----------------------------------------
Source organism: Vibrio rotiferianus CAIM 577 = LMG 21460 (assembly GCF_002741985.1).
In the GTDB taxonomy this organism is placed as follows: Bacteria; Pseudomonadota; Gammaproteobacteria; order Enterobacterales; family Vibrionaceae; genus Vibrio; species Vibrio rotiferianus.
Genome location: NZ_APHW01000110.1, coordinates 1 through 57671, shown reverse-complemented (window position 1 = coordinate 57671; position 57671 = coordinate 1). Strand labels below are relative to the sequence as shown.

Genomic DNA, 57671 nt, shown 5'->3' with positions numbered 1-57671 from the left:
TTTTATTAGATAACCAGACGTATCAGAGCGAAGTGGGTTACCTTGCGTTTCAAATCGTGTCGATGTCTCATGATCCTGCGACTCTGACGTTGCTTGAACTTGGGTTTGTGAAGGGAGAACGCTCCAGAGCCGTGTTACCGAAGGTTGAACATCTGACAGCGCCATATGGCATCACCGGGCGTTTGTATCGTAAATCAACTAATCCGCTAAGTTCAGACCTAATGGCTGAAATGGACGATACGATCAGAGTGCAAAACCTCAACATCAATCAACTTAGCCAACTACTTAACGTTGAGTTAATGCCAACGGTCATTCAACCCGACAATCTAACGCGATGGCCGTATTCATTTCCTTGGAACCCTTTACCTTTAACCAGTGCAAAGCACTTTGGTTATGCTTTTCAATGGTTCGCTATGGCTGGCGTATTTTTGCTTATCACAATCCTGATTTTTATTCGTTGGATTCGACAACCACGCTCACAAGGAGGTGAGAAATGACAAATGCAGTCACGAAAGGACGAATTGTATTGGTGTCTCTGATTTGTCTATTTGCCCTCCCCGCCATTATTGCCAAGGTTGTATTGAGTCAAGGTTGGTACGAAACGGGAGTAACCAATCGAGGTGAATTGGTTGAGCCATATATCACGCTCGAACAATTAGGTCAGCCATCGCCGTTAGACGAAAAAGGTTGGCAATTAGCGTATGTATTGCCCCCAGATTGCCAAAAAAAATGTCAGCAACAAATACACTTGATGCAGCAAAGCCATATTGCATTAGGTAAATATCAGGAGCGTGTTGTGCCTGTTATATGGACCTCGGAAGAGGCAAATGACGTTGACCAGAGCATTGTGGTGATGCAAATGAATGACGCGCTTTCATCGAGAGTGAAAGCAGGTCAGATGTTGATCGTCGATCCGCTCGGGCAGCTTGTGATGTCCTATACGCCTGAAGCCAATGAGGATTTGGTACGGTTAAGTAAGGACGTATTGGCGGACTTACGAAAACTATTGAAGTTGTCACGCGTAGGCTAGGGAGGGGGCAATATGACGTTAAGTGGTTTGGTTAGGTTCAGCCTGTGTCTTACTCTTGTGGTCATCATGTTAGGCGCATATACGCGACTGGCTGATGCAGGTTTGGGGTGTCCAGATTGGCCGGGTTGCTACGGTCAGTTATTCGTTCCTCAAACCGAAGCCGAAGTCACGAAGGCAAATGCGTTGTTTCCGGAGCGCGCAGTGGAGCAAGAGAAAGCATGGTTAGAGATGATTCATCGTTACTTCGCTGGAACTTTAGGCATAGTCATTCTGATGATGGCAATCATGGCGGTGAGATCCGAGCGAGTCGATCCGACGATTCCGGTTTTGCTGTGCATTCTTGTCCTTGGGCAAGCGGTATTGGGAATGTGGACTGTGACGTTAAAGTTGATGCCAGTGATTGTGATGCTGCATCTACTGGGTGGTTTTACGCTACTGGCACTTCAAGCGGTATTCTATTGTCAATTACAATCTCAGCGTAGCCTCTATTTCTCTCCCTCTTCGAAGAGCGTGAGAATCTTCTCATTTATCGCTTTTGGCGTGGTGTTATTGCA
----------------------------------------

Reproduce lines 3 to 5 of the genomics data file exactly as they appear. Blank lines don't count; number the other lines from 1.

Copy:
Genome location: NZ_APHW01000110.1, coordinates 1 through 57671, shown reverse-complemented (window position 1 = coordinate 57671; position 57671 = coordinate 1). Strand labels below are relative to the sequence as shown.

Genomic DNA, 57671 nt, shown 5'->3' with positions numbered 1-57671 from the left:
TTTTATTAGATAACCAGACGTATCAGAGCGAAGTGGGTTACCTTGCGTTTCAAATCGTGTCGATGTCTCATGATCCTGCGACTCTGACGTTGCTTGAACTTGGGTTTGTGAAGGGAGAACGCTCCAGAGCCGTGTTACCGAAGGTTGAACATCTGACAGCGCCATATGGCATCACCGGGCGTTTGTATCGTAAATCAACTAATCCGCTAAGTTCAGACCTAATGGCTGAAATGGACGATACGATCAGAGTGCAAAACCTCAACATCAATCAACTTAGCCAACTACTTAACGTTGAGTTAATGCCAACGGTCATTCAACCCGACAATCTAACGCGATGGCCGTATTCATTTCCTTGGAACCCTTTACCTTTAACCAGTGCAAAGCACTTTGGTTATGCTTTTCAATGGTTCGCTATGGCTGGCGTATTTTTGCTTATCACAATCCTGATTTTTATTCGTTGGATTCGACAACCACGCTCACAAGGAGGTGAGAAATGACAAATGCAGTCACGAAAGGACGAATTGTATTGGTGTCTCTGATTTGTCTATTTGCCCTCCCCGCCATTATTGCCAAGGTTGTATTGAGTCAAGGTTGGTACGAAACGGGAGTAACCAATCGAGGTGAATTGGTTGAGCCATATATCACGCTCGAACAATTAGGTCAGCCATCGCCGTTAGACGAAAAAGGTTGGCAATTAGCGTATGTATTGCCCCCAGATTGCCAAAAAAAATGTCAGCAACAAATACACTTGATGCAGCAAAGCCATATTGCATTAGGTAAATATCAGGAGCGTGTTGTGCCTGTTATATGGACCTCGGAAGAGGCAAATGACGTTGACCAGAGCATTGTGGTGATGCAAATGAATGACGCGCTTTCATCGAGAGTGAAAGCAGGTCAGATGTTGATCGTCGATCCGCTCGGGCAGCTTGTGATGTCCTATACGCCTGAAGCCAATGAGGATTTGGTACGGTTAAGTAAGGACGTATTGGCGGACTTACGAAAACTATTGAAGTTGTCACGCGTAGGCTAGGGAGGGGGCAATATGACGTTAAGTGGTTTGGTTAGGTTCAGCCTGTGTCTTACTCTTGTGGTCATCATGTTAGGCGCATATACGCGACTGGCTGATGCAGGTTTGGGGTGTCCAGATTGGCCGGGTTGCTACGGTCAGTTATTCGTTCCTCAAACCGAAGCCGAAGTCACGAAGGCAAATGCGTTGTTTCCGGAGCGCGCAGTGGAGCAAGAGAAAGCATGGTTAGAGATGATTCATCGTTACTTCGCTGGAACTTTAGGCATAGTCATTCTGATGATGGCAATCATGGCGGTGAGATCCGAGCGAGTCGATCCGACGATTCCGGTTTTGCTGTGCATTCTTGTCCTTGGGCAAGCGGTATTGGGAATGTGGACTGTGACGTTAAAGTTGATGCCAGTGATTGTGATGCTGCATCTACTGGGTGGTTTTACGCTACTGGCACTTCAAGCGGTATTCTATTGTCAATTACAATCTCAGCGTAGCCTCTATTTCTCTCCCTCTTCGAAGAGCGTGAGAATCTTCTCATTTATCGCTTTTGGCGTGGTGTTATTGCA